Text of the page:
My distant relations Robin Blanch and Jan Addison have both sent me details of the marriage of Thomas Blanch and Sarah Clark, in the parish of St Philip and St Jacob, Bristol, on 17 October 1785. Now, this might possibly be a third marriage for the Thomas (2) who was previously married to Mary, and then to Sarah Millard. However, his burial record (see below) suggests that this Thomas (2) was born in about 1732, making him 53 in 1785. His son Thomas (3), born in 1766 (see above) would have been 19, much more of a marriageable age, and I suspect that he is the person who married Sarah Clark.

In the same year, Sketchley’s Bristol Directory listed Thomas Blanch, a heel maker and patten maker in St Thomas Street, which was some two miles from Merchant Street. Since the 1792 directory has Thomas Blanch (2) still living in Merchant Street, as do the directories for 1793, 1795, 1797 and 1799, then I suggest that the Thomas in St Thomas Street was his son, Thomas (3), the husband of Sarah Clark.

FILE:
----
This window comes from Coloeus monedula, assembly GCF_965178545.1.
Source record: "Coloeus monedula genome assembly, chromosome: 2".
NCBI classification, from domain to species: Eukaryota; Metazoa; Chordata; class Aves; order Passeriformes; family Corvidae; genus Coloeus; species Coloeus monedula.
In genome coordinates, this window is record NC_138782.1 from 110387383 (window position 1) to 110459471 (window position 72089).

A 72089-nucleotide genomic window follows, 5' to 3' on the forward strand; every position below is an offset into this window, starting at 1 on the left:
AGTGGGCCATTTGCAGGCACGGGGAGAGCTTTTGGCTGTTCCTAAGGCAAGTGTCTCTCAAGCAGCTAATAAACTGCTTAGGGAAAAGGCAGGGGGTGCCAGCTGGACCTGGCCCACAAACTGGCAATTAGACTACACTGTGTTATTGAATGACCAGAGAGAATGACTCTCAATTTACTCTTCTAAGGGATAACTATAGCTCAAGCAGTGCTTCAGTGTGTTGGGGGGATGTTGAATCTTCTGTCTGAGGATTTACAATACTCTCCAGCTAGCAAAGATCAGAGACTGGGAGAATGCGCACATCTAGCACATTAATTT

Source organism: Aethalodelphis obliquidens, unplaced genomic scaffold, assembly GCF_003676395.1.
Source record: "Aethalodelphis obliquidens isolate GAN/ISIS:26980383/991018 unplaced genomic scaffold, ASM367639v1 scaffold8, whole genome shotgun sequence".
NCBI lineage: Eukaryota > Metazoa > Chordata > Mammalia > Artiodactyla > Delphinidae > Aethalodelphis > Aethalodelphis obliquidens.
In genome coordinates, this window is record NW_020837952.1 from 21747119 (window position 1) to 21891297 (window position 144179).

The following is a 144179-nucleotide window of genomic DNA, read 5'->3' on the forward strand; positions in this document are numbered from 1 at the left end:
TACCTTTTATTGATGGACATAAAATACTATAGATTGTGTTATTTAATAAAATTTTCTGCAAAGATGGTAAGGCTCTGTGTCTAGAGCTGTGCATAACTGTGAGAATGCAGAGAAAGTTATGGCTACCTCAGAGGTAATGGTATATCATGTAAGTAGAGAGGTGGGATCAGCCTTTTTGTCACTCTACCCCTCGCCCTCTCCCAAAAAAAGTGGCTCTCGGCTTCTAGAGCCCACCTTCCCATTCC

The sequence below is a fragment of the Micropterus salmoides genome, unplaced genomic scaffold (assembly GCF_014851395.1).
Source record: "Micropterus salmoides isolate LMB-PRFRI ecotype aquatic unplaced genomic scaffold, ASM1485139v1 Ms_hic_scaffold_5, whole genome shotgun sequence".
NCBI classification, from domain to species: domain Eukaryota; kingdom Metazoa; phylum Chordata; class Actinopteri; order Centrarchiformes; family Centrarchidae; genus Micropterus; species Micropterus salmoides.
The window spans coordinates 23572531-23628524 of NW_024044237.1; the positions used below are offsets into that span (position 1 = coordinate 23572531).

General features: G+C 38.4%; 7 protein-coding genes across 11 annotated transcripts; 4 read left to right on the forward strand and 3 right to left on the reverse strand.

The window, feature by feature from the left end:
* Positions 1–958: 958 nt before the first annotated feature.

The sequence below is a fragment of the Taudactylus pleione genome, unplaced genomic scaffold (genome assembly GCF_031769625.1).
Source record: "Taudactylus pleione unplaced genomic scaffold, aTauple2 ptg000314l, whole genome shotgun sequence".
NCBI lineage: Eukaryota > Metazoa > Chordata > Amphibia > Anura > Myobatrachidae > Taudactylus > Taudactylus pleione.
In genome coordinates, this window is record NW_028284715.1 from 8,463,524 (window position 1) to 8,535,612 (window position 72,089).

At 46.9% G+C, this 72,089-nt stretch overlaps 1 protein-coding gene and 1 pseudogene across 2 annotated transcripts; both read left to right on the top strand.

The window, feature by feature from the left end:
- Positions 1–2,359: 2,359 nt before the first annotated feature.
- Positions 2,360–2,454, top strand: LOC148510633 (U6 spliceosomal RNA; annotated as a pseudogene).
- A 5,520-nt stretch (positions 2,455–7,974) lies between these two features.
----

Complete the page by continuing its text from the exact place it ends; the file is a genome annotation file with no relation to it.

The 1795 directory lists a William Blanch as a patten maker in New Street, which was less than a mile from Merchant Street. In 1797, 1798 and 1799, he is listed as a patten maker in St James’s Back, even closer to Merchant Street. Could this be Thomas’ son, born in 1768? On 17 September 1797, William and Margaret Blanch of St James, Bristol, had a daughter Margaret. On 22 September 1800, they had a son William. However, in 1806 the marriage of William Blanch, patten maker, and Mary Allen, spinster, was noted in the Bristol register of marriages: was this the same William, and had he been widowed in the interim?

The land tax redemption records for 1798 and 1799 show a Thomas Blanch still living in Merchant Street in the parish of St James, Bristol.